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Most overrated tourist attractions and countries in the world: Travel writer Kendall Hill’s list


On the Maltese island of Gozo there’s a megalithic temple complex that’s older than the Egyptian pyramids. Older than Stonehenge. Older than pretty much any structure erected by humankind except for a bunch of stone pillars in Anatolia.

Naturally I was eager to see them. I travelled to Malta specifically to visit the Ggantija temples, figuring they were so momentously ancient they must be a sight to behold. Let me tell you, they were not.

I went to Gozo, which lies north of the main island, with a guide who did his best to explain the significance of the site.

He told me the “temples” had been built by a giantess (“ggantija”) who lived only on honey and beans, and that they were used as a place of worship to some long-forgotten fertility goddess.

But all I could see in front of me was rubble and perhaps the outline of a sacrificial altar. (In fairness, recent pictures suggest the temples have been substantially reconstructed but when I went they were honestly just piles of stones.)

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Megalithic temples

Malta’s Ggantija temples – ancient wonder or pile of rocks?

Fortunately, Malta itself was utterly charming. I especially liked the grisly tale of Ahmad the Left-Handed using knight’s heads as cannonballs and shooting them across the harbour during the Great Siege of the 16th century.

The Ggantija episode is probably the most underwhelming experience I’ve had but it serves as a useful reminder that, when we travel, great expectations don’t always guarantee a great time.

At the risk of sounding like the uncoolest person on the planet, I didn’t warm to Berlin. I desperately wanted to. I’d read so much about the decadence of the Weimar era (1918-33) and the modern city’s famously liberal outlook that I expected to find myself swept up in a bohemian festival of hedonism.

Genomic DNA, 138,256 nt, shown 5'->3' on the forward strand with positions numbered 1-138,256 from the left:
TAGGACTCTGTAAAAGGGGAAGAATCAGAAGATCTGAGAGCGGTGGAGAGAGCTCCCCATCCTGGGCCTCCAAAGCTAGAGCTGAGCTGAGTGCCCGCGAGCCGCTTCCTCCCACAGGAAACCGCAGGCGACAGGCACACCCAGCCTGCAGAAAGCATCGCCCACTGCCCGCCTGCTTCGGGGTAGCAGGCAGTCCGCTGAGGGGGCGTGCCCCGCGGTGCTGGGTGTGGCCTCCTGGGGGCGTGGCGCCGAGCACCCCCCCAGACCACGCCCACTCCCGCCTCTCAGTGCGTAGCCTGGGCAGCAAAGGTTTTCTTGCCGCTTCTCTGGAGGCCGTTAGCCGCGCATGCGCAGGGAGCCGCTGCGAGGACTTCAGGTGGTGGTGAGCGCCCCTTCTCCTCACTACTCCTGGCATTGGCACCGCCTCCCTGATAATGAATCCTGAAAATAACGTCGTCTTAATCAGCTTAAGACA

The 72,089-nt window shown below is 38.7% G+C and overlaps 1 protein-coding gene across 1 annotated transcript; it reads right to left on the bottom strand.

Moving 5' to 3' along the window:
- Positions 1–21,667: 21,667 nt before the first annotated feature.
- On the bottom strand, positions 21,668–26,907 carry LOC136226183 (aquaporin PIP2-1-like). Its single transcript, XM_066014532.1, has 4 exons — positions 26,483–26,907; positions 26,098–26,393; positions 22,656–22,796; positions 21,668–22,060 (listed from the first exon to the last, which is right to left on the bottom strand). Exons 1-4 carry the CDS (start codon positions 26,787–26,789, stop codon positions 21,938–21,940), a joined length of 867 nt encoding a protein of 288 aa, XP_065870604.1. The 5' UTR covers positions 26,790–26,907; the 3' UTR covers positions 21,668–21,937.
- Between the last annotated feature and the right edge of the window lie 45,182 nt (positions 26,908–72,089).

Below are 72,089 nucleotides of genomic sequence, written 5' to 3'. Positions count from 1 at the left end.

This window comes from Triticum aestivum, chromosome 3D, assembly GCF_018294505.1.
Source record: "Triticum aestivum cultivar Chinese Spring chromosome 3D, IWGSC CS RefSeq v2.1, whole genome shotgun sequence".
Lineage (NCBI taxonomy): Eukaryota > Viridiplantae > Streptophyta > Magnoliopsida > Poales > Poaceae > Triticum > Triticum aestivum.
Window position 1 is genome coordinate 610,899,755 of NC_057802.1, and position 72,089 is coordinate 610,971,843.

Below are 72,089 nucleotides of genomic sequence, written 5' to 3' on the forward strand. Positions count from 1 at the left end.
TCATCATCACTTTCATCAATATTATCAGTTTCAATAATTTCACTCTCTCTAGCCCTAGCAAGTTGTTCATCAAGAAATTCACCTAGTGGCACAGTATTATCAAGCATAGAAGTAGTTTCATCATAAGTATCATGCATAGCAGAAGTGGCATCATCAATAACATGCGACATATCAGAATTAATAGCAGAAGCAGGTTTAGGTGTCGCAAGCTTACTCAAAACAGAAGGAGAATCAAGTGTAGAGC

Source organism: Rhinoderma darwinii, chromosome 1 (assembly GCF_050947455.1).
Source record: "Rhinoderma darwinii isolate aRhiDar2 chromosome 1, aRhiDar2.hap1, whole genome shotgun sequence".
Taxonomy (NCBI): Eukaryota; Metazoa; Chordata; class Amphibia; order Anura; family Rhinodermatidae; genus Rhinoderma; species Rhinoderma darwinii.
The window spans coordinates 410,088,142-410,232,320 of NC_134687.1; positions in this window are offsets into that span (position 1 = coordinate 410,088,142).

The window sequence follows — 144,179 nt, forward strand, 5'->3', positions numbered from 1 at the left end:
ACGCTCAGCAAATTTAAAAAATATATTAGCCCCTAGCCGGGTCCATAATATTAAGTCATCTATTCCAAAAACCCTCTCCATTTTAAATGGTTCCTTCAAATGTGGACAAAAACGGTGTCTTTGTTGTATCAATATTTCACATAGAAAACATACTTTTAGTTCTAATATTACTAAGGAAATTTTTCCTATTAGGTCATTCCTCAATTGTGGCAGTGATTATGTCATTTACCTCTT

Let me tell you, I was not.

It was midsummer, and temperatures struggled to rise above 10C. I found the city bleak, the graffiti ugly, the food bland and the people uninteresting. That sounds harsh but I think the combination of the weather and the fact I barely understand a word of German left me feeling isolated in a very foreign place. Perhaps, like Melbourne, it’s a city where it helps to have insider contacts who can reveal its secrets and charms.

Germany generally left me cold, again probably because of the language barrier. But I’ve been several times since and am gradually warming to the place, like a slow-burning romance.

Vanuatu is littered with islands of which many are active volcanos.

Vanuatu didn’t turn out to be paradise for this traveller.

Vanuatu was another disappointment. I realise many people see it as a Pacific paradise but I do not. For starters, it never stopped raining. Torrentially.

And then I had my wallet and my crappy old phone stolen in separate incidents on the same day. Which meant I had to rely on the kindness of the woman managing my beachfront accommodation (from which the phone was stolen) to make all my emergency phone calls. With not a cent or a credit card to my name, I felt totally adrift.

The police were called. They promised to come and investigate but, after waiting an hour or two for them to show, they called to say they’d been diverted to a knife fight between two women. Which I had to admit sounded infinitely more exciting than a broke Aussie tourist expecting them to miraculously locate and return his stolen goods.

I was meant to spend another five days exploring the islands, hiking a volcano, getting to know the real Vanuatu. But I couldn’t imagine surviving there without money or a way to communicate. I just wanted to go home. So I did. After two days.